Bauhaus Doesn’t Stop with Dessau

On the fifth day, there was the Bauhaus. Well, there was also the Bauhaus on day number four, but this was a different one. The Bauhaus in Dessau was where we were headed. If yesterday’s trip laid the foundation for this pivotal school, the Dessau “campus” brought us the iconic look and feel that is associated with Modernism and the namesake school. 

We started the day very similar to all the others, slowly dragging out of bed and down to breakfast. I’m not even sure that eye contact is completely made until every person has a cup of coffee in their hand, but that could just be this sleepy-head’s impression. Once we filled our stomachs, we booked it to the train station. I am being quite literal here, we had about two minutes to spare by the time we reached the station which, in comparison to the average 15 minutes ahead we usually arrived, meant we had left the hotel a little later than expected. 

The relationship between Weimar and the Bauhaus and Dessau and the Bauhaus, in the current time period, was on completely opposite spectrums – which could even be a reflection on its past history. Not only were there signage systems which clearly directed us to the Bauhaus, the swarms of people being led by a guide was a clear sign that we were headed in the correct direction. We were like drones,  ourselves, finding our way to the center hive of what some would consider the birthplace of the best design period in history.

Our pilgramige became a reality as we walked up to the glass-curtained building. As we walked up to the building, a faint reflection in the surrounding windows could be seen. The letters that adorn the front of the building in stark white type appeared captured in the reflection, as if being framed and shown as a teaser the closer we walked. The moment came when the corner was turned and the building revealed its complete splendor. 


Even if you have never heard of the Bauhaus, you hopefully have seen a photo of this revolutionary building. I’m also going to stop and postface the statement above. What seems like expected or well known in today’s standards was not the case in the early 20th century when the Bauhaus was functioning. We see buildings with floating bridges, walls of glass and unique functions and don’t look past the splendor of the construction. This was not the case when Gropius constructed the three buildings located in this city. The ideas were all new, and sometimes not met with acceptance but, instead resistance.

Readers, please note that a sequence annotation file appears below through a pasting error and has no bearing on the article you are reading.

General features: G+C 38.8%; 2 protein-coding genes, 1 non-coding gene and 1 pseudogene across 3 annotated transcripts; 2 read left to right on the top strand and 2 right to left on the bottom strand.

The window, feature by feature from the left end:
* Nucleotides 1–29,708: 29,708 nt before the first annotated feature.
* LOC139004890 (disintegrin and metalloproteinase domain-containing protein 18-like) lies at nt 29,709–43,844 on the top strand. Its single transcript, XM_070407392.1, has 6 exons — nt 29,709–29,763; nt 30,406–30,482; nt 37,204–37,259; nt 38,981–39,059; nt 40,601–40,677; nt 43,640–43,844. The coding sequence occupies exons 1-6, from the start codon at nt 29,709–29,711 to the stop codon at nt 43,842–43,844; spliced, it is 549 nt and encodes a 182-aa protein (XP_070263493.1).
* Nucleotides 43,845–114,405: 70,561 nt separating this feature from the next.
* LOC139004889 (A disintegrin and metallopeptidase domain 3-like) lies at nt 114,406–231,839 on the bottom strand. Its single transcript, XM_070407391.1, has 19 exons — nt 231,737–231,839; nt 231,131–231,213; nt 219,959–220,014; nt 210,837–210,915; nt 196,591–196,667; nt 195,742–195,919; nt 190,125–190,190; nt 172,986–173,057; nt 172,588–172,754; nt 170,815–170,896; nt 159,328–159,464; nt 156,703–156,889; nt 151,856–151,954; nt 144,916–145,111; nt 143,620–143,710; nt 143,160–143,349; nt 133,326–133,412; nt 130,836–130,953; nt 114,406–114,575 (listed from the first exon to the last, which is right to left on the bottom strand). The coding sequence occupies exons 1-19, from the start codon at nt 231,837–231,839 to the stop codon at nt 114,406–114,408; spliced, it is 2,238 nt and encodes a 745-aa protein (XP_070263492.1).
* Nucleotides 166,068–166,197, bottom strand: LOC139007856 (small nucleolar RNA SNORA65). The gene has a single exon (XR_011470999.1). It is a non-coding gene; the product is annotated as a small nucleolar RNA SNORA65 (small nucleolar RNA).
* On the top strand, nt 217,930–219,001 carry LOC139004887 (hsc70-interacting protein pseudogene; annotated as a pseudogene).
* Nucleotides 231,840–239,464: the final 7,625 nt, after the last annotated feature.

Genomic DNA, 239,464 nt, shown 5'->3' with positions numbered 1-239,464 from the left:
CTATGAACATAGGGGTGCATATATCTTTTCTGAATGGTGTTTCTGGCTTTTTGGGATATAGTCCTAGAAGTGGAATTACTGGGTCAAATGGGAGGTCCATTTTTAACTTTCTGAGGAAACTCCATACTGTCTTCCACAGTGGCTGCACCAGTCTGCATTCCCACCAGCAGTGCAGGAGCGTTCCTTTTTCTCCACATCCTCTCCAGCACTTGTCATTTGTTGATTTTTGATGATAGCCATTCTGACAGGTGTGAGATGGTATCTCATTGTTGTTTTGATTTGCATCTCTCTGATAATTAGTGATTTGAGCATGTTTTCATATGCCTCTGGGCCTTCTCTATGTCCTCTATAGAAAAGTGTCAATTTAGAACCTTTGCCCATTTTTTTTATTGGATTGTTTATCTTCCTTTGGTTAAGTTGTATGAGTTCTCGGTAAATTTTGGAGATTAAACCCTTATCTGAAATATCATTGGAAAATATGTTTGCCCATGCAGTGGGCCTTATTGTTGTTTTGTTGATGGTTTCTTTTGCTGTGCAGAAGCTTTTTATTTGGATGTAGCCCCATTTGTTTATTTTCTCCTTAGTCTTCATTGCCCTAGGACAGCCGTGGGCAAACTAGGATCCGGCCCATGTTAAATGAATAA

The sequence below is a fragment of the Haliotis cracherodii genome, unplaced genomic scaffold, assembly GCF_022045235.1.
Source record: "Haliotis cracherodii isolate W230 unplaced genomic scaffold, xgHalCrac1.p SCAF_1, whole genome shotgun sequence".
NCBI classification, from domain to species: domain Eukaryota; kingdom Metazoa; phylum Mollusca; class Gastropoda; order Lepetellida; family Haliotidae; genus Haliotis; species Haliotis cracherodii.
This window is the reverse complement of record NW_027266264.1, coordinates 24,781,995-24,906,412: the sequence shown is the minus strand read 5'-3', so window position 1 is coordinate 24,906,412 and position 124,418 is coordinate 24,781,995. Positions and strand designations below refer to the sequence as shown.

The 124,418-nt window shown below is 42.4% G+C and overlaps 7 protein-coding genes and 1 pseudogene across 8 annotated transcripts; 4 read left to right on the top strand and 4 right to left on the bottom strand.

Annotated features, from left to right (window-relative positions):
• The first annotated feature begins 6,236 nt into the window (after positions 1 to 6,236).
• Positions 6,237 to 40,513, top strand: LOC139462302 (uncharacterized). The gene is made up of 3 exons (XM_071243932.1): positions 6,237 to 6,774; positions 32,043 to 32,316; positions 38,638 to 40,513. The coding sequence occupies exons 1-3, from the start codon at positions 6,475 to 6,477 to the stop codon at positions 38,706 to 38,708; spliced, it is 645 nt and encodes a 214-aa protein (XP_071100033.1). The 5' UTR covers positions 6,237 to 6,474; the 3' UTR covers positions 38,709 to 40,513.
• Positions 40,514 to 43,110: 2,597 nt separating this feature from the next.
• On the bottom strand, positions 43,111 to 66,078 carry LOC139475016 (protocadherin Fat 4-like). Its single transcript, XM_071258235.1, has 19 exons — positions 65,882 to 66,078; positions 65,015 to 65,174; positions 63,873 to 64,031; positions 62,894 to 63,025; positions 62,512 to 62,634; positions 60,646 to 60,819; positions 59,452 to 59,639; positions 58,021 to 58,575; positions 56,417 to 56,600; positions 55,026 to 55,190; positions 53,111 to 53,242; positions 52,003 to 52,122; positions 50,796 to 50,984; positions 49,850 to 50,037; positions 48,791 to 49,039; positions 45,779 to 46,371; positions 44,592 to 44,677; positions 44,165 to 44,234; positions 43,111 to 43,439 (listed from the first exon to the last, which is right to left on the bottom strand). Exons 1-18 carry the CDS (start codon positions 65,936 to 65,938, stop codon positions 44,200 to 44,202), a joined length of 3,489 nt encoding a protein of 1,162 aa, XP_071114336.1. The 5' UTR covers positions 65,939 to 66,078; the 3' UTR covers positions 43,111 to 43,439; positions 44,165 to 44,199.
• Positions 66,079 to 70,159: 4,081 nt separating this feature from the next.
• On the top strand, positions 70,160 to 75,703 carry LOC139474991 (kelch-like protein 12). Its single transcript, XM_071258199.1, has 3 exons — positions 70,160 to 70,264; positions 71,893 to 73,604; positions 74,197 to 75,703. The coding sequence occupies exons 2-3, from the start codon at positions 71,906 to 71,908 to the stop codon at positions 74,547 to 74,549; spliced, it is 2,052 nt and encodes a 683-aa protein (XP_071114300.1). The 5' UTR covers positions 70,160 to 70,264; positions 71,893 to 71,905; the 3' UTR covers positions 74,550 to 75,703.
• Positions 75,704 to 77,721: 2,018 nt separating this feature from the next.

We met Frank, an architect himself and our tour guide, in a large open area that used to be the studio for furniture fabrication. The expansive area was framed by implied arches of concrete and natural light that melded nature and industry. Frank started the tour swiftly as we headed downstairs for a quick recap of what led to this point. As he walked us though the ideologies of the school’s three different directors, he clutched a spiral bound book of old photography that was effortlessly used to provide reference to the material he was covering. 

Frank’s admiration for the Bauhaus didn’t start while he was in architecture school but only once he visited the location on his own. However, Frank was enthusiastic and exuberant with his knowledge, both architecturally and historically, about both the people and places of this iconic institution. Frank used his whole body as he talked, pointing fingers, gesturing with his hands and even leaning towards the different elements he focused on the tour. It was invigorating putting all that we learned into a physical context, and taking the extra elements our tour guide added made it that much better.

After touring the Bauhaus proper and the Master’s house, it was time to head back to the little shop. Everyone loves a little shop. On the way, Claudia, Kelsey and I had a very in-depth conversation on the current perception of the Bauhaus movement and ideals in the city – involving the fine line between restoration of historical aspects and preservation of ideas using current sustainability standards. We would be more than happy to talk with you more about that healthy debate, make sure to reach out to ask for more.

Back in Berlin, with the few hours we had off, we headed out to the Jewish History Museum. Words cannot fully describe the impact of both the architecture and exhibits. If you ever have the opportunity, the museum is a must see. With that, we turned in with a nice stroll back to the hotel ready for tomorrow’s day in Berlin.

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